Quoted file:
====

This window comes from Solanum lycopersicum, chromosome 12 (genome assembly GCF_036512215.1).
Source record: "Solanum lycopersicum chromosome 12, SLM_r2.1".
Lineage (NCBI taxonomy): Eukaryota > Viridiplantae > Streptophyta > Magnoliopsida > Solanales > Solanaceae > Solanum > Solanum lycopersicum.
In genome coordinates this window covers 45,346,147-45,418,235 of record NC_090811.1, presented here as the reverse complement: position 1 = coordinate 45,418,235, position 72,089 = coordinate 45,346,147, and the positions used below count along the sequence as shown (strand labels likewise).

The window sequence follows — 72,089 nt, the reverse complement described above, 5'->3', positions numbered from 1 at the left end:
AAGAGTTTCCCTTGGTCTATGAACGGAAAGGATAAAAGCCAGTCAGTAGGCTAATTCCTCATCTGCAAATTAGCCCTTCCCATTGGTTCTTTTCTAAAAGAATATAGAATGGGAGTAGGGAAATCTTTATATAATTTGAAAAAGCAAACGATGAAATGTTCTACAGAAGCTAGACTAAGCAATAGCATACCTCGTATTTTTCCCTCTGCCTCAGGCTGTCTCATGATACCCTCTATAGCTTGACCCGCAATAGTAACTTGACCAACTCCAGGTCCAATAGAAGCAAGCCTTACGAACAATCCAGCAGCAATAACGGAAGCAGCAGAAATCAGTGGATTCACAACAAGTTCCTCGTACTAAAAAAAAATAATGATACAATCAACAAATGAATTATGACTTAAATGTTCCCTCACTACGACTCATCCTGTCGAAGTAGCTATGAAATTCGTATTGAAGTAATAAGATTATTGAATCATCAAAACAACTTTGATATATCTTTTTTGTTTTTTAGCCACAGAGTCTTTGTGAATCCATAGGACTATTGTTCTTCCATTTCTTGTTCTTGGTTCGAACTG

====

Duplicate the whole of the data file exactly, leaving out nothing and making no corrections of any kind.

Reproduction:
This window comes from Solanum lycopersicum, chromosome 12 (genome assembly GCF_036512215.1).
Source record: "Solanum lycopersicum chromosome 12, SLM_r2.1".
Lineage (NCBI taxonomy): Eukaryota > Viridiplantae > Streptophyta > Magnoliopsida > Solanales > Solanaceae > Solanum > Solanum lycopersicum.
In genome coordinates this window covers 45,346,147-45,418,235 of record NC_090811.1, presented here as the reverse complement: position 1 = coordinate 45,418,235, position 72,089 = coordinate 45,346,147, and the positions used below count along the sequence as shown (strand labels likewise).

The window sequence follows — 72,089 nt, the reverse complement described above, 5'->3', positions numbered from 1 at the left end:
AAGAGTTTCCCTTGGTCTATGAACGGAAAGGATAAAAGCCAGTCAGTAGGCTAATTCCTCATCTGCAAATTAGCCCTTCCCATTGGTTCTTTTCTAAAAGAATATAGAATGGGAGTAGGGAAATCTTTATATAATTTGAAAAAGCAAACGATGAAATGTTCTACAGAAGCTAGACTAAGCAATAGCATACCTCGTATTTTTCCCTCTGCCTCAGGCTGTCTCATGATACCCTCTATAGCTTGACCCGCAATAGTAACTTGACCAACTCCAGGTCCAATAGAAGCAAGCCTTACGAACAATCCAGCAGCAATAACGGAAGCAGCAGAAATCAGTGGATTCACAACAAGTTCCTCGTACTAAAAAAAAATAATGATACAATCAACAAATGAATTATGACTTAAATGTTCCCTCACTACGACTCATCCTGTCGAAGTAGCTATGAAATTCGTATTGAAGTAATAAGATTATTGAATCATCAAAACAACTTTGATATATCTTTTTTGTTTTTTAGCCACAGAGTCTTTGTGAATCCATAGGACTATTGTTCTTCCATTTCTTGTTCTTGGTTCGAACTG